The black man showed Flint in. Flint spoke. The overseer cringed, looked at the black man. The black man seemed unusually calm and didn’t lower his eyes to the overseer.

The overseer might have said, Who were your people back to the east? Who were your people before you came here?

Then they turned slightly, nodding at each other, Joe nodding at the black man, who nodded back, just not as deep a nod as Joe’d given him.

Ann went to the bedroom, crawled back into the bed, and began to masturbate under the covers, her face muscles clenched in a grimace. “Can you blank the screen, for God’s sake!” Martha said.

Sarey Rose said, “Didn’t know those lily-white slaver women did such things.” But she blanked the screen.

Peter said, “Always heard that the mistress made old Flint mean. Shit.”

Sarey Rose said, “She seems fond of the overseer.”

“At the end of the year, she dies, you know. Brain congestion.”

Sarey Rose said, “After she had your great-grandfather, right?”

Martha said, “He was raised on a black woman’s tit. Took care of her after the war.”

Peter said, “We don’t recall that. After the war, Flint’s son sold us land enough to farm. We paid him for it in work and cash. Maybe that was ‘doing for us,’ but the deal cost us same as he charged other folks. Man needed help, niggers needed land.”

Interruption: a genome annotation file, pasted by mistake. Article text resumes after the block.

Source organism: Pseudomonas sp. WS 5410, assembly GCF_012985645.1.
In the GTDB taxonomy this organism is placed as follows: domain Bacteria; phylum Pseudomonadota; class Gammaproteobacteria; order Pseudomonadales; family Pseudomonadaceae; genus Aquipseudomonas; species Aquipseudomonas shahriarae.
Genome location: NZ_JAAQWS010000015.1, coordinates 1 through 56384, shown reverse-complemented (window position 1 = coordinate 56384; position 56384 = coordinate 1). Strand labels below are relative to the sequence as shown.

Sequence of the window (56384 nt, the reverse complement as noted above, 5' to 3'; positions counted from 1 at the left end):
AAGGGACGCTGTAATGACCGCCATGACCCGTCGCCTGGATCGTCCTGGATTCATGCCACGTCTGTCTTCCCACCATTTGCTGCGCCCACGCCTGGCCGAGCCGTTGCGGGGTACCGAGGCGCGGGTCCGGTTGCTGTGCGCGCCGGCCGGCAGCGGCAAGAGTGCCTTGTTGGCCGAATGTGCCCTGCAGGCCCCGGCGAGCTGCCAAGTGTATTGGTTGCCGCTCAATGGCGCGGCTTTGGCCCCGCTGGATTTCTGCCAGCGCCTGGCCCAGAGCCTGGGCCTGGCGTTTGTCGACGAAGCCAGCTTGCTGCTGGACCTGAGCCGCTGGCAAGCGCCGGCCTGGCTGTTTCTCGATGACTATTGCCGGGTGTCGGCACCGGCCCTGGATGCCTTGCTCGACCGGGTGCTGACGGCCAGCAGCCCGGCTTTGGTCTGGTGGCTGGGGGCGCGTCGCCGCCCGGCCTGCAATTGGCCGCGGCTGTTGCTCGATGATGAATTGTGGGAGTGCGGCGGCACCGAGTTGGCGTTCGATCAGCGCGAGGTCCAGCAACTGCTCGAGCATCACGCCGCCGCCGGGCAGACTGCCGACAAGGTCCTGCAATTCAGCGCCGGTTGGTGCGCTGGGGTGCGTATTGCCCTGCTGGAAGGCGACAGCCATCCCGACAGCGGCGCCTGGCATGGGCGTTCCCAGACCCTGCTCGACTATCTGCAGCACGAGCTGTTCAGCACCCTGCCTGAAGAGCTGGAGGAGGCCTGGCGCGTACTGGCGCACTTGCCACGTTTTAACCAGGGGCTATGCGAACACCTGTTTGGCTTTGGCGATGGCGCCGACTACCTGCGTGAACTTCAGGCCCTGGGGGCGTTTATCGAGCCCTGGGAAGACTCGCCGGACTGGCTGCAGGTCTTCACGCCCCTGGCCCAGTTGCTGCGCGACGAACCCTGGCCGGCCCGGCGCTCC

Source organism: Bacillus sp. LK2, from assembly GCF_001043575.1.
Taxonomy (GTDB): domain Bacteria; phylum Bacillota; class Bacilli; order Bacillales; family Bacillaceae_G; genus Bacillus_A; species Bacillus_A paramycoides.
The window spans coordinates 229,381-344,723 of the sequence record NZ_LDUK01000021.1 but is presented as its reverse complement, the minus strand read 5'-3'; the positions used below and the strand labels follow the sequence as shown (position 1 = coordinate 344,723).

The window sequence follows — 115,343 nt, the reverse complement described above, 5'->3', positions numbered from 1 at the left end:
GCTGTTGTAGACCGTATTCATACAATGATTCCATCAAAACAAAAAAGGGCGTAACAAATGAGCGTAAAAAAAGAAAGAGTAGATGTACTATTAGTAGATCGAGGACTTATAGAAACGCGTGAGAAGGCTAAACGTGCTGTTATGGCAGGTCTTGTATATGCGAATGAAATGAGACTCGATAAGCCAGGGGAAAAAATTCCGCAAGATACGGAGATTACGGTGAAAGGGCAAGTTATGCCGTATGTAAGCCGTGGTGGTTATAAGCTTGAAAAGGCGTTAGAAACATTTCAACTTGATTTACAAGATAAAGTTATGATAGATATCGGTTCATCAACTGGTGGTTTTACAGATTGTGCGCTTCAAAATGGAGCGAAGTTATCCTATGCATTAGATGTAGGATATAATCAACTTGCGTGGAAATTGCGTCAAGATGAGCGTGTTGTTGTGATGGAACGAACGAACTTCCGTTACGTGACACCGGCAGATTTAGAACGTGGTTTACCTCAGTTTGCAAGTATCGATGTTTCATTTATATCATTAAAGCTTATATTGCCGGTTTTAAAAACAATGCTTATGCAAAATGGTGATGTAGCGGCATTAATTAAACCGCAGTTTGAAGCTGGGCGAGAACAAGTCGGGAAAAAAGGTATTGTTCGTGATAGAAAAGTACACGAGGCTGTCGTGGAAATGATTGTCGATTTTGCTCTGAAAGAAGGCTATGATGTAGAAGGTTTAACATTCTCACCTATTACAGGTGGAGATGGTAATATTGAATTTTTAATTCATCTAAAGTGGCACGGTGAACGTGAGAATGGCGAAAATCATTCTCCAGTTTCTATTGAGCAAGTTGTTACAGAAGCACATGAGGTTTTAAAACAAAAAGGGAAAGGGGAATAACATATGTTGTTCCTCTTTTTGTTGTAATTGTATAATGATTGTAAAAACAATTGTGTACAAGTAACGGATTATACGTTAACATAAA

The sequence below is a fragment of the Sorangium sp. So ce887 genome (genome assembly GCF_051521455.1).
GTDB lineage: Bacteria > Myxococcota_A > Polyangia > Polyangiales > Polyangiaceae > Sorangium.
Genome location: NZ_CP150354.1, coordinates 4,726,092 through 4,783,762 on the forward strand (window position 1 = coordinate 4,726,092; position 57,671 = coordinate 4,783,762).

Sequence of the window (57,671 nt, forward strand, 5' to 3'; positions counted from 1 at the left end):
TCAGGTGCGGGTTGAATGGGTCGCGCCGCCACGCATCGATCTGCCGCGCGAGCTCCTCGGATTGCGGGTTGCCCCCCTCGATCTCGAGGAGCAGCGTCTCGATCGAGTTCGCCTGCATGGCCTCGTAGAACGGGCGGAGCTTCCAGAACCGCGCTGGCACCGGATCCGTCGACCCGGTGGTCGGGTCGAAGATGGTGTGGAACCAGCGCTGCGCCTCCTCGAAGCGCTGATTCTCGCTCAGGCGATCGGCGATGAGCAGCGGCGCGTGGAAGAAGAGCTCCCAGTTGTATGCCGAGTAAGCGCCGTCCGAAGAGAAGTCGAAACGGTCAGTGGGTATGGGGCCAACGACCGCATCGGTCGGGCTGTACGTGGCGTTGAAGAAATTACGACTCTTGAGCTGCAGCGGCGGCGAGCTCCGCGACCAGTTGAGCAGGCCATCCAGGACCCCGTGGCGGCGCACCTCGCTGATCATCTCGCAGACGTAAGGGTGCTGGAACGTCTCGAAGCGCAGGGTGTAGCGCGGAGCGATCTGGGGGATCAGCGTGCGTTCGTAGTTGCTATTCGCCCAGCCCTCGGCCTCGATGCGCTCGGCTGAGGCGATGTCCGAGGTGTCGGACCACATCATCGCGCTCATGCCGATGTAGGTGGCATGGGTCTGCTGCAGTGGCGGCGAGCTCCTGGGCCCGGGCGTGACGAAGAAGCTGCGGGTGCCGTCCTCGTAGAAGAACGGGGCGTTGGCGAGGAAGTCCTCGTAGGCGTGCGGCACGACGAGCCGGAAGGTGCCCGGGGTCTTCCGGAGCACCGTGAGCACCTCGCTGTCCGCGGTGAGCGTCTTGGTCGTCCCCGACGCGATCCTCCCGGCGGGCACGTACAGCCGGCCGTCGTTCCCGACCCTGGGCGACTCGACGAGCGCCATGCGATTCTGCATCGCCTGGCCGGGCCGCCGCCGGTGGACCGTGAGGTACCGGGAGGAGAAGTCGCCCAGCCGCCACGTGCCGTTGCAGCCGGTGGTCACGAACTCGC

Sarey Rose said, “We can skip forward in time, unless you want to watch the whole fucking year.”

“It’s the story of us all,” Martha said.

“Not my story,” Sarey Rose told her. “I didn’t have a history before 1937, when my daddy got to go to college thanks to Mr. Roosevelt.”

• • • •

Two months later in 1853, and a day later in the present, Sarey Rose watched her ancestor on a poster bed with Ann. Daytime — all the blacks should be in the fields or working in the kitchen.

“Well, who said they didn’t lie?” Sarey Rose said. Martha and Peter walked out of the room. Sarey sat watching the now-dead woman sobbing in the overseer’s arms. He doesn’t understand me. He loves that bitch he owns, not me.

The overseer seemed nervous. Sarey knew he didn’t get killed for this. He ran off, joined some rag-tail deserters’ camp in Floyd County, came slinking back after Flint was dead and his son in charge of things. “Are they quite through?” Martha asked from the other room.

“Jeez, he’s my ancestor. Is getting fucked by the overseer so shameful? After all, your great-whatever-removed-granddaddy liked black meat.”

Peter said, “Are they dressed yet?”

“No, she’s having a hissy fit in his arms. Those times weren’t fair for white women and black men.”

“White women like Ann didn’t have to lift a finger.”

“Dumber than their cooks and weavers, the poor stupid bitches,” Sarey said. “Taught, maybe, how to play the piano and draw some, but never well enough to work.” Her ancestresses back in 1853 worked on looms and sewed, just as her cousins did these days, only these days, they programmed computers to lift the threads and cut the cloth.

“Look, just tell me when they’re dressed,” Martha said.